Sunday, July 6, 2014

Mt Rainier

Mt Rainier is the highest volcano and 5th highest mountain in continental USA. We visited Mt Rainier last week and saw many faces of it from many angles and different weather conditions.

Our first glimpse of the magnificent mountain was from a ferry when we traveled by car from Olympic park to Seattle. Although the mountain peak is about 100 km from Seattle, it towers everything in sight, even from the Space Needle - another landmark in Washingtonian state.

View of Mt Rainier from a ferry
View of Rainier from Space Needle
Most time Mt Rainier is under the cover of clouds. We were lucky that on the late afternoon arrival at Paradise Valley in the Mt Rainier National Park that it was clear and the glaciated Mountain was there for us to see and admire.
Mt Rainier
We stayed inside Mt Rainier National Park for 2 more full days. Our first morning at Mt Rainier was a cloudy one with dense fog, and we could not see the summit of Mt Rainier at all. We had a relative late breakfast at 8 am, and left the lodge around 9 am for Sunrise point which is 51 miles away from Paradise valley - hoping that the cloud would break later. Lucky for us again, as we approached reflection lakes, the cloud started to break open. We waited for half an hour or so and our patience paid off - the cloud broke away with only a piece of cloud at the summit - like a white hat to Rainier. The wind was at a right angle such that one of the lakes had a mirror flat surface to reflect the mountain.
Reflection Lake
Sunrise point is 1000 ft higher than Paradise Valley, at 6400 ft elevation. We arrived there around 12 pm - the mountain was covered by cloud again - so we went for lunch first after a short hike on clover lake trail.

It was blue sky with white cloud again when we were ready for more hikes and more views of Mt Rainier. We first took on the Sunrise Nature Trail through snow covered subalpine meadows for breathtaking views of Mount Rainier and the Cascades Range. Follow the Sunrise Nature Trail to the ridgetop to frozen lake, then head west on the Sourdough Ridge Trail to first Burroughs Mountain trail to reach the tundra - close to the foot of the summit - reach elevation around 7000 ft. The surrounding mountains were below our feet! The Emmons glacier was right in front our eyes.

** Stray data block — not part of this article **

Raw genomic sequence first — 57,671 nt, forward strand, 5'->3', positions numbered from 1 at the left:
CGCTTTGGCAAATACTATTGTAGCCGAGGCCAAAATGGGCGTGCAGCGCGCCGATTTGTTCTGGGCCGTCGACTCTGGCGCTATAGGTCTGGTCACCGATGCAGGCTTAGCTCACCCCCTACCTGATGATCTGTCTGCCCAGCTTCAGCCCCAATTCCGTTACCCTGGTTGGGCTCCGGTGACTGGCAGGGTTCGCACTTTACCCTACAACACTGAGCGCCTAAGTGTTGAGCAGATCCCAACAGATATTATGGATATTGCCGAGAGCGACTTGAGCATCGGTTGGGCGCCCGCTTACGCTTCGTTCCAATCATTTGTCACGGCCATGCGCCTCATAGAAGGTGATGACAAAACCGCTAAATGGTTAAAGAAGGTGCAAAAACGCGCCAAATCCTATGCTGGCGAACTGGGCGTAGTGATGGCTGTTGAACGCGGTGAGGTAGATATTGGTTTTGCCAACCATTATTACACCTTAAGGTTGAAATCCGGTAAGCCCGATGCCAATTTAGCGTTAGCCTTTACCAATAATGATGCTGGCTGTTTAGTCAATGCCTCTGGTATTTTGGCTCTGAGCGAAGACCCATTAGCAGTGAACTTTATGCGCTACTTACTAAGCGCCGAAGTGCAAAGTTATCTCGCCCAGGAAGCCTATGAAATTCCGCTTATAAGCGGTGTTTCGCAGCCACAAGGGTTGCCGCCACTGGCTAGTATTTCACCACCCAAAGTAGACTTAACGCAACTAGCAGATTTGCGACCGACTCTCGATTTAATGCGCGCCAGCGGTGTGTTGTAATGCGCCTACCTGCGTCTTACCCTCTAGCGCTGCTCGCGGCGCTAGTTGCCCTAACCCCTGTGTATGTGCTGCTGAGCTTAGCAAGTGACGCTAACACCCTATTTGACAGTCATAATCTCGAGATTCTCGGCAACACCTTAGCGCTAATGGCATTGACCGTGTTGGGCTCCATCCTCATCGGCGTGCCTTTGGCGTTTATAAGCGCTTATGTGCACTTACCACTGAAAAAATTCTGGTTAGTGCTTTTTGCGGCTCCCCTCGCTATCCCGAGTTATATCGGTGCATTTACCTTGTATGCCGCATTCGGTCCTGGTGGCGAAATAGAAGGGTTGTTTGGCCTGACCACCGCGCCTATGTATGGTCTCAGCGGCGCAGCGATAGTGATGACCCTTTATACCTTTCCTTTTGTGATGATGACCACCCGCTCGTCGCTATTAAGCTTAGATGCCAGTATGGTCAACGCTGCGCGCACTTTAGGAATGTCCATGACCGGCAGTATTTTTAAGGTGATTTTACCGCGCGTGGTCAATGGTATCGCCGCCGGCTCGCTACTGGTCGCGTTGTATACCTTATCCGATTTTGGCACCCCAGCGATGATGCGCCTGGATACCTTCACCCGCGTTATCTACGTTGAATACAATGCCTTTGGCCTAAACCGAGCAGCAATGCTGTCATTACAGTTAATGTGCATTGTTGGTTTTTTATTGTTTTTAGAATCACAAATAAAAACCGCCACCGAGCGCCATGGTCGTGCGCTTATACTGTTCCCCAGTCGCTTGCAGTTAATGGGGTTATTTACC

Mt Rainier viewed from east 
on the frozen lake trail
Emmons Glacier (left hand side)
The second morning at Mt Rainier started with even denser fog. The mountain was invisible most of the time. We went down 1000 ft  to the Grove of Patriarch trails and Silver Falls trail. After lunch break at trail head picnic table, we drove to snow lake trail.

Until after dinner at National Inn's restaurant at Longmire, the cloud broke just a bit. Mt Rainier revealed itself behind the veil of clouds

Veil of Clouds for Mt Rainier
View of Mt Rainier from Longmire Suspension bridge
Mt Rainier 's image was constantly changing as we viewed it from different directions, various elevations and under constantly changing weather conditions.

An active volcano, the most glaciated peak in the contiguous U.S.A, Mt Rainier is an icon on the horizon, a great wilderness.


1. Best time to visit Mt Rainier would be mid July to August (we were a bit early - but luck out weather wise)
2. Best lodging would be at Paradise Inn where we stayed. Sunrise Lodge has limited rooms, but would be great to stay there for a night to watch sunrise.
3. It would be great to camp inside the park
4. There are much more in the park other than the Mt Rainier - water falls, glacier lakes, meadows, flowers, birds and wild life.

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